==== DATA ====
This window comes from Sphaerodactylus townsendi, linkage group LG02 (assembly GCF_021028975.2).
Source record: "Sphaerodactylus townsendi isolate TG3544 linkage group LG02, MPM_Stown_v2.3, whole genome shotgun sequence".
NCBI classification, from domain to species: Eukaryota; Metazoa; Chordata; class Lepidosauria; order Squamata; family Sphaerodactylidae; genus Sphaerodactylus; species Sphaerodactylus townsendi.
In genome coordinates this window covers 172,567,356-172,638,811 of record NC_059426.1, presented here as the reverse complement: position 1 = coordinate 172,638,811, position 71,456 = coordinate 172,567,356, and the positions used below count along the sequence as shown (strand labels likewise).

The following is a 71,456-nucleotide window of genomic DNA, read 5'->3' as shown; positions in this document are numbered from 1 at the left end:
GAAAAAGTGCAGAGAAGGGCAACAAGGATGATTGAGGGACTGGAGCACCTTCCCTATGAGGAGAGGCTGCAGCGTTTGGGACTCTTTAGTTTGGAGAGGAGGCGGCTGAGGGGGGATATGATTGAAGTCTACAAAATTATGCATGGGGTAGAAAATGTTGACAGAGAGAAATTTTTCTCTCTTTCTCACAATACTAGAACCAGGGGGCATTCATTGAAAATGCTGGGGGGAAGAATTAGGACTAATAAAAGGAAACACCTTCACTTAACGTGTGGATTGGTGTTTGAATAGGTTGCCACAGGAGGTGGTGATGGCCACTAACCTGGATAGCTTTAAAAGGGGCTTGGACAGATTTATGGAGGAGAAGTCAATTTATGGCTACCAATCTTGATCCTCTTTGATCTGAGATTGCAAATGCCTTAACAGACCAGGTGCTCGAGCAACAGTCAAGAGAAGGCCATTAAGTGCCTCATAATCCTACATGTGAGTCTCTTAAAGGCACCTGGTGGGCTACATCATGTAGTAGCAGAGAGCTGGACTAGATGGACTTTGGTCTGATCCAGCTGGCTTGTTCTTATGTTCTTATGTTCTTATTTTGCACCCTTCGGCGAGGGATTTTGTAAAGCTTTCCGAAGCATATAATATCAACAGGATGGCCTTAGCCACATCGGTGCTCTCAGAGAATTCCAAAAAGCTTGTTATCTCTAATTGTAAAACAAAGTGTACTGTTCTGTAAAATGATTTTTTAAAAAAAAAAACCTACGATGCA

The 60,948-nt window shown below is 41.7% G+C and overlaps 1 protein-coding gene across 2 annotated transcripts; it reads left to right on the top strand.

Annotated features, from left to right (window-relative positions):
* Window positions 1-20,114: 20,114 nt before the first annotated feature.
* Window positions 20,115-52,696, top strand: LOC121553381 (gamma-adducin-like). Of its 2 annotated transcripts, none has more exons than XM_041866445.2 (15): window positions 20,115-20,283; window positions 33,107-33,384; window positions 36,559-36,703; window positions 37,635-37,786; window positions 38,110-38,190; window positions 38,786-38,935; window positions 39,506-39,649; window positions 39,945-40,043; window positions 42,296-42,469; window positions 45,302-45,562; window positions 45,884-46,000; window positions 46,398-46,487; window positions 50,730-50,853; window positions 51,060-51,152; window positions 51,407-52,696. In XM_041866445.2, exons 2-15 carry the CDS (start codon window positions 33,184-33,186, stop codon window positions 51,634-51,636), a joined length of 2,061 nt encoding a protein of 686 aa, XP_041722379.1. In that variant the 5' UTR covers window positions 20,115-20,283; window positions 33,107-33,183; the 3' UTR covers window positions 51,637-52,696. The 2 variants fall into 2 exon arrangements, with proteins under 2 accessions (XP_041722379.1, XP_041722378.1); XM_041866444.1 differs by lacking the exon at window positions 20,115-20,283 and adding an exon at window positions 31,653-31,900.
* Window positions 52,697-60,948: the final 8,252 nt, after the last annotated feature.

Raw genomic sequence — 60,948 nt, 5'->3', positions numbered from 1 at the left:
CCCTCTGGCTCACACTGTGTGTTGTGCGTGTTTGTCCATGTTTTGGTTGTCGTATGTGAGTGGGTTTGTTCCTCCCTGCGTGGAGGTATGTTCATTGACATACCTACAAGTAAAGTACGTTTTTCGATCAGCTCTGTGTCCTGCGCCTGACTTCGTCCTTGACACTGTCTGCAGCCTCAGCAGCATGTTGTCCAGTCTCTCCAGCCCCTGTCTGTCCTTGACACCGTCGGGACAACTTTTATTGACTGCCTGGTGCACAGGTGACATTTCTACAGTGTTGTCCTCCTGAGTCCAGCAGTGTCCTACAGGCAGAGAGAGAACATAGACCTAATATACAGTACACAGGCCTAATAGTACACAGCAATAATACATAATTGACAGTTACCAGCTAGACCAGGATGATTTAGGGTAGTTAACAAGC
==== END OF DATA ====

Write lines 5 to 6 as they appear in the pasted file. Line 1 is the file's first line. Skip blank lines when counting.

The following is a 71,456-nucleotide window of genomic DNA, read 5'->3' as shown; positions in this document are numbered from 1 at the left end:
GAAAAAGTGCAGAGAAGGGCAACAAGGATGATTGAGGGACTGGAGCACCTTCCCTATGAGGAGAGGCTGCAGCGTTTGGGACTCTTTAGTTTGGAGAGGAGGCGGCTGAGGGGGGATATGATTGAAGTCTACAAAATTATGCATGGGGTAGAAAATGTTGACAGAGAGAAATTTTTCTCTCTTTCTCACAATACTAGAACCAGGGGGCATTCATTGAAAATGCTGGGGGGAAGAATTAGGACTAATAAAAGGAAACACCTTCACTTAACGTGTGGATTGGTGTTTGAATAGGTTGCCACAGGAGGTGGTGATGGCCACTAACCTGGATAGCTTTAAAAGGGGCTTGGACAGATTTATGGAGGAGAAGTCAATTTATGGCTACCAATCTTGATCCTCTTTGATCTGAGATTGCAAATGCCTTAACAGACCAGGTGCTCGAGCAACAGTCAAGAGAAGGCCATTAAGTGCCTCATAATCCTACATGTGAGTCTCTTAAAGGCACCTGGTGGGCTACATCATGTAGTAGCAGAGAGCTGGACTAGATGGACTTTGGTCTGATCCAGCTGGCTTGTTCTTATGTTCTTATGTTCTTATTTTGCACCCTTCGGCGAGGGATTTTGTAAAGCTTTCCGAAGCATATAATATCAACAGGATGGCCTTAGCCACATCGGTGCTCTCAGAGAATTCCAAAAAGCTTGTTATCTCTAATTGTAAAACAAAGTGTACTGTTCTGTAAAATGATTTTTTAAAAAAAAAAACCTACGATGCA